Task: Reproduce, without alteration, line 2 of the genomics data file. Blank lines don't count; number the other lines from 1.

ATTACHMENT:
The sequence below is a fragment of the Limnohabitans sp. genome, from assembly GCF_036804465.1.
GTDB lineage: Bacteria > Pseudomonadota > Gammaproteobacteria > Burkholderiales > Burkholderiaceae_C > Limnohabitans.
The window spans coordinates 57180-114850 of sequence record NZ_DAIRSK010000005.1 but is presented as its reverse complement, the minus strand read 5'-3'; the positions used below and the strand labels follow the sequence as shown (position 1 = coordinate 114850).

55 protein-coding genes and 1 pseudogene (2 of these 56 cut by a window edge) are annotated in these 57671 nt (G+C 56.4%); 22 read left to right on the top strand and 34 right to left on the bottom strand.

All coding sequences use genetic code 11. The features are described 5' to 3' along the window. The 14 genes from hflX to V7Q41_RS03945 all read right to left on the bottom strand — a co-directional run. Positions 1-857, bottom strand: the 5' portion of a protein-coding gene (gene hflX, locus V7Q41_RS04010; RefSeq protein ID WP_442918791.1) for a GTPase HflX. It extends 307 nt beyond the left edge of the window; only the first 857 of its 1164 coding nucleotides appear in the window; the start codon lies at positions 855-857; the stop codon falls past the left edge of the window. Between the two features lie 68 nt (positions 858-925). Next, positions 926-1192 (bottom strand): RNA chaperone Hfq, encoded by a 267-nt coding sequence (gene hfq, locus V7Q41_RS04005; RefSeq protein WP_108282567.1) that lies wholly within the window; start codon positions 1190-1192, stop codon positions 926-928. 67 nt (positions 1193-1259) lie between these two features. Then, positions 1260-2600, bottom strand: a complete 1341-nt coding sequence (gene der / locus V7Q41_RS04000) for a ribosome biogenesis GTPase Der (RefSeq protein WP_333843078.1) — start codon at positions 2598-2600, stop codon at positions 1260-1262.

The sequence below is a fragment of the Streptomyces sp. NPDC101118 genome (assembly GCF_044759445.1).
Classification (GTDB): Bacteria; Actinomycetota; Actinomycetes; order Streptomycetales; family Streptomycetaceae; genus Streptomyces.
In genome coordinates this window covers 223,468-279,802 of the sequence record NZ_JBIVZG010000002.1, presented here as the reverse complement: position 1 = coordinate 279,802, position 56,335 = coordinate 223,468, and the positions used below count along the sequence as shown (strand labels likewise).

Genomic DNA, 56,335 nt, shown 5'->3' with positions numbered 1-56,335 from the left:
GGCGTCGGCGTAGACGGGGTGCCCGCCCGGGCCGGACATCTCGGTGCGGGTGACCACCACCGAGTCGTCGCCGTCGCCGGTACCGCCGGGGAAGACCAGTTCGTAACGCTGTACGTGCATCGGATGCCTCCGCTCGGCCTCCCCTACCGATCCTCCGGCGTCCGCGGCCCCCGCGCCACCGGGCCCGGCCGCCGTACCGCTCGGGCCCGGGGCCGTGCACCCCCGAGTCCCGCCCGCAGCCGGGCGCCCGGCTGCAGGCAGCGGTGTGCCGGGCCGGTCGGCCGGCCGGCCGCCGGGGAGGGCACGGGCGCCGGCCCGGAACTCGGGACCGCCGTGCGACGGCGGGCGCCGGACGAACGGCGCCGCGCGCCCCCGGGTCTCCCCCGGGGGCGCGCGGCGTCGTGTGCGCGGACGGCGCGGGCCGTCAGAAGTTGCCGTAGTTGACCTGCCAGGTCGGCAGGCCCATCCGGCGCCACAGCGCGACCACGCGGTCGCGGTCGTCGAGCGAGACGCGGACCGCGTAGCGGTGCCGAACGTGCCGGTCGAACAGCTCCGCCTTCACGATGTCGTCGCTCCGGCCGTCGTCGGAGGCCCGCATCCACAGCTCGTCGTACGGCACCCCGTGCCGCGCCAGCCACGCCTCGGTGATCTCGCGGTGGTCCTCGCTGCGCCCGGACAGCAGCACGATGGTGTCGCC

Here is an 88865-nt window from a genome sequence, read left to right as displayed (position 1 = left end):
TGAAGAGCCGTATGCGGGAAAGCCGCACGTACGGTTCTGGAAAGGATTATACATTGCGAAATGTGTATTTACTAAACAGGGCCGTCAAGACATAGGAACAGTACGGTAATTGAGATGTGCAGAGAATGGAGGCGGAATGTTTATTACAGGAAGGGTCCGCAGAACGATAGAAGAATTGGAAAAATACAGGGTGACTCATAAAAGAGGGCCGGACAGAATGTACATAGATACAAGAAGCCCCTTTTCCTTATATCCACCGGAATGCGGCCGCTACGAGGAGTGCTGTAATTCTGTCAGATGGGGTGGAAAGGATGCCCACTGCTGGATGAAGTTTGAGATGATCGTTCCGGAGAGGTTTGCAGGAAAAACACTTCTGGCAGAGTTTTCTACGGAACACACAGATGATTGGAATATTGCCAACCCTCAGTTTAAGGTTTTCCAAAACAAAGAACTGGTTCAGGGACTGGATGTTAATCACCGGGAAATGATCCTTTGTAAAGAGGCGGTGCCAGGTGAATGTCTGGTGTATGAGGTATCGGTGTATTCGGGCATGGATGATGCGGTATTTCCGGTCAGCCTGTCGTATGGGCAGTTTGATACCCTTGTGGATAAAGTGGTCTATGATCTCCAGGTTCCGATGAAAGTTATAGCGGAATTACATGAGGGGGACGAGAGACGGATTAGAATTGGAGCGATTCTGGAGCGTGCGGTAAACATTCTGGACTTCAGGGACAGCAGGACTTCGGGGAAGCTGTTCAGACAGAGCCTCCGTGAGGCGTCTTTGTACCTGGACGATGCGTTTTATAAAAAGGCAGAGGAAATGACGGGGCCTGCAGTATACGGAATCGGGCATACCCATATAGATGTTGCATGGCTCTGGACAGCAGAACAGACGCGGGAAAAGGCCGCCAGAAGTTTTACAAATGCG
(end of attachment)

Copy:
GTDB lineage: Bacteria > Pseudomonadota > Gammaproteobacteria > Burkholderiales > Burkholderiaceae_C > Limnohabitans.